The little house with the eyecatching construction is the oldest half-timbered house in Quedlinburg, and one of the oldest in the whole of Germany. It is dated to the year 1346. The structure consists of long vertical timbers that extend from the floor to the roof, and the beams of the floor let into them. This is the oldest principle of timberframe construction. Later centuries changed to a different technique, building each storey separately (compare to the majority of facades in town and you'll see the difference). This house is a rare example of authentic medieval architecture. Nowadays it hosts the Fachwerkmuseum (museum of timberframe).
Also towering high up on the Schlossberg is the castle built by Heinrich I. After his death, it was kept by his queen Mathilde and women in general had a strong influence in Quedlinburg throughout history. As you approach the hill, you can see how the sandstone below is withering away and if you read German, you might want to click on the link below to see that the whole hill is in fact in danger and that you can contribute towards restoration work being done to stop that. The castle today houses a museum with all sorts of things related to its history.
The cosy and unique 17th century Speicher Building is the setting for this museum where you can see painted glass but also take part in workshops or paint your own mug yourself if you are a whole family. When it has dried, you come back to pick it up. To do that, please call the number below to make sure they can arrange it that particular day. Children will also like the colour and light exhibition.
Over the city of Quedlinburg, her old buildings and her surroundings a quite unique magic rests both in scenic like in a historical relation. The Castle hill with his Church in which the Grave of the first German King, Heinrich I. is. Then the Coining Mountain with his picturesque little Houses, from both Mountains a marvelous View of the resin and the Town comes.
Quedlinburg with his medieval ones town center and the many frame-work houses restored lovingly as the biggest German area monument the UNSECO belongs to the world cultural heritage.
The hospital was founded in 1433 by the Quedlinburger robe tailors "All misery to utility and pious" - seems to be their motto - Hmmm... a jolly bunch then those robe tailors (or maybe something is lost in translation ;-)). Anyway, after extensive rehabilitation in 2000/2001, it has now been made into dwellings suitable for the elderly.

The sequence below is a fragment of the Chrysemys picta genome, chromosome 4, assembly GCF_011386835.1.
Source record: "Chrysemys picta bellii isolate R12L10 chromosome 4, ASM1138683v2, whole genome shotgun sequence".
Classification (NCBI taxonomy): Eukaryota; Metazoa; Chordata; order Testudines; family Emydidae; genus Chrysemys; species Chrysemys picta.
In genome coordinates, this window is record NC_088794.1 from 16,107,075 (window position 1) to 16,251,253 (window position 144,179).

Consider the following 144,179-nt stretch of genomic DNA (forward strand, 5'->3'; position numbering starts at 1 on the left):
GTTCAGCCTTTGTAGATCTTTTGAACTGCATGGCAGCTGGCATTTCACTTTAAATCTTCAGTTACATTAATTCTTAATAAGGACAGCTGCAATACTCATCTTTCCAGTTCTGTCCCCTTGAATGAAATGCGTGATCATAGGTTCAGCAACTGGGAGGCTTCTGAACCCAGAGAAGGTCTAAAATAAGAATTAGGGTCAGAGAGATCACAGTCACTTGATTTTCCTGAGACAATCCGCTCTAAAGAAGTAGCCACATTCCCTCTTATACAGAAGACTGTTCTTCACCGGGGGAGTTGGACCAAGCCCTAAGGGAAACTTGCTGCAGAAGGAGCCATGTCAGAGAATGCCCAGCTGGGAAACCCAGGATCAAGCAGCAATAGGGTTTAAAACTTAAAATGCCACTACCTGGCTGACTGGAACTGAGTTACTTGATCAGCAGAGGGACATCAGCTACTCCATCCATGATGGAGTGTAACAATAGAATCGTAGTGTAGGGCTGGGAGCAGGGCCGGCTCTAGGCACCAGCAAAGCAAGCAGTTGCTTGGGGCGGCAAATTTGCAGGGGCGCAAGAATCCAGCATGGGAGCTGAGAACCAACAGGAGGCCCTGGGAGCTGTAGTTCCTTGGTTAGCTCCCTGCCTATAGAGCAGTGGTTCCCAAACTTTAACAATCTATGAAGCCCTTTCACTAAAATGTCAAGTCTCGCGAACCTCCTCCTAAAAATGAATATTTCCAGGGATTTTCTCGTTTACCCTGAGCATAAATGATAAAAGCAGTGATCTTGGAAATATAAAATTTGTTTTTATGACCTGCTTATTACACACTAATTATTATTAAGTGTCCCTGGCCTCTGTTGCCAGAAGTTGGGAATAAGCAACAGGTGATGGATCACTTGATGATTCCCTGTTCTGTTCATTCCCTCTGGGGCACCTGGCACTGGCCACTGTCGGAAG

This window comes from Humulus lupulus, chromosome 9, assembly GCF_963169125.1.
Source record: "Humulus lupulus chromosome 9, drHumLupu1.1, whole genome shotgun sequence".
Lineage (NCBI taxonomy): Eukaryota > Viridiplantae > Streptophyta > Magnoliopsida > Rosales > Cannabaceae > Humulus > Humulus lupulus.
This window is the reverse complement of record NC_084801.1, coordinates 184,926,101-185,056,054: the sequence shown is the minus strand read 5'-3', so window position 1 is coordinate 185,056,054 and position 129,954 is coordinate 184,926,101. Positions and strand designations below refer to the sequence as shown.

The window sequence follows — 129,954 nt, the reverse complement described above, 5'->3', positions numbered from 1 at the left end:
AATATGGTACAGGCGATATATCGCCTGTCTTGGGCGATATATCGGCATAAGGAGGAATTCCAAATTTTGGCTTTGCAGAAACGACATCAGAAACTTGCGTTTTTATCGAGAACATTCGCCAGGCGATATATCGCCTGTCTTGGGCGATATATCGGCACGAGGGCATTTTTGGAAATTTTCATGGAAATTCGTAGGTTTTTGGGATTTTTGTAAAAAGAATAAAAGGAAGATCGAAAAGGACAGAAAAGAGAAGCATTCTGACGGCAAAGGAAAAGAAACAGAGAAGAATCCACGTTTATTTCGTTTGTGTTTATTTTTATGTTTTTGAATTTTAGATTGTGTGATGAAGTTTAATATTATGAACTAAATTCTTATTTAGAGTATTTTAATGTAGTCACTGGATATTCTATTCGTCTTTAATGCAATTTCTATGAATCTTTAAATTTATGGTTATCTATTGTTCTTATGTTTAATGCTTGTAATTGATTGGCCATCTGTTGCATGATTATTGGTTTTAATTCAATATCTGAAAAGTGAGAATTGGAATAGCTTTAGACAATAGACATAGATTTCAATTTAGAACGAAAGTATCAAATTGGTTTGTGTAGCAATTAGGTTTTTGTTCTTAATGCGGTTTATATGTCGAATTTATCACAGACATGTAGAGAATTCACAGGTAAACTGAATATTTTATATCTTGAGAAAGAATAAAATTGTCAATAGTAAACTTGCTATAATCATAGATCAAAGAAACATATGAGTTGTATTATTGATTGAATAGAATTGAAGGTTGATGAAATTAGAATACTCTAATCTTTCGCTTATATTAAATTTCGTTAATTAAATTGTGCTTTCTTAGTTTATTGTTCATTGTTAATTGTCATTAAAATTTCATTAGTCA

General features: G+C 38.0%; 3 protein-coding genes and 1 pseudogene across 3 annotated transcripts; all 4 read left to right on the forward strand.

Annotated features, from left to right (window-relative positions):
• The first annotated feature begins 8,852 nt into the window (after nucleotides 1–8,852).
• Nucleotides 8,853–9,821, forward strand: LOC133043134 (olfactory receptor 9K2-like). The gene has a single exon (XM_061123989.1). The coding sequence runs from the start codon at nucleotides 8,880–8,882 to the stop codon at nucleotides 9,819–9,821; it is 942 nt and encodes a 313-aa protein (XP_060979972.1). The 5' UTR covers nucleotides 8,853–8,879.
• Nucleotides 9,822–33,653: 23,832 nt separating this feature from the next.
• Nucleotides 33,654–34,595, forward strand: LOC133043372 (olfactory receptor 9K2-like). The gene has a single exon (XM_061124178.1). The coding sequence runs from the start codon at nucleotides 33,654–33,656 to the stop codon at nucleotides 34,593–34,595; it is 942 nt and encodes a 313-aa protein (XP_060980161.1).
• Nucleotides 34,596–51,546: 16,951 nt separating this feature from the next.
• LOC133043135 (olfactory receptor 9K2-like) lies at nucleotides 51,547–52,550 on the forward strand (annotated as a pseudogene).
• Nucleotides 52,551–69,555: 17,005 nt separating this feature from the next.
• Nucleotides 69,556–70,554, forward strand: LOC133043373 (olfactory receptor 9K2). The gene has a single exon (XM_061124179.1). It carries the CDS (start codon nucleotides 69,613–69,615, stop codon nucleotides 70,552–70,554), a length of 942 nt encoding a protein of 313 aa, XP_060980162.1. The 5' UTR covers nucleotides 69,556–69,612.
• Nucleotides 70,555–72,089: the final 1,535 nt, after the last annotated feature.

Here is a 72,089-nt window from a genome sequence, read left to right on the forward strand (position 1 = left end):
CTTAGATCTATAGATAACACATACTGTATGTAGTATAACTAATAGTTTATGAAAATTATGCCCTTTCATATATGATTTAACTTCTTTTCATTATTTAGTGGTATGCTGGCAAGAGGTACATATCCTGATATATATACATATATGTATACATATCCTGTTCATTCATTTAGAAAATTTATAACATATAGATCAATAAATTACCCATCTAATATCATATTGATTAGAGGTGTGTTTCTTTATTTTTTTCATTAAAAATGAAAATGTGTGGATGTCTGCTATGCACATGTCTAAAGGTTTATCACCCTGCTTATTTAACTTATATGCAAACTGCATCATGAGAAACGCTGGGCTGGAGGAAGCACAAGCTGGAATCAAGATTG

Legend (and a memorial plaque) has it that this is the very place where the Saxon duke Heinrich received the German regals as told of in a famous song by Vogl. Hence Quedlinburg has the honour of being where the German "First Reich" was created.
We were never inside (the white building), but this is the house where poet Friedrich Gottlieb Klopstock was born in 1724. The house itself is in a 1560s Lower Saxon half timbering and very nice. In 1899, it was bought by the town council to house a museum about the poet and now also has exhibitions on other famous locals.
King Heinrich (read further tips) was buried in a church building here already in 936 but what you see today was started in 1129. If you want to see the royal tomb, head for the crypt. There is also nice stairs up to the choir. Those who know their architecture says there is a Lombardian influence on the style, but I can only see the general romantic. The towers were a later addition and that they look the way they do today is because the church was bombed in 1945 and during the repair work, their roofs were lowered. The most famous part of the church is the treasury where the Domschatz is kept. There is a bizarre twist to the church in that the nazis of course knew that Heinrich I was crowned here and created the First Reich. That is why they held all sorts of events here in 1938, including Heinrich Himmler by the altar, recognising himself as the second Heinrich for the Third Reich...
Quedlinburg's smallest street is in fact a small alley and started off as the shoemakers' yard. You find it just off the market square where you enter a "gate" and end up in a small yard with more half-timbered houses. Some have book shops and such and it is all very pretty. Several houses have doors which close at the base to keep animals out but which have an open top half so that the residents could talk to passing people. People were coloquially known as "klön" which is why the doors are called Klön-Türen. You can see another picture under my hotel tip which also shows the wooden counters that the shoemakers could fold up to use as window shutters at night.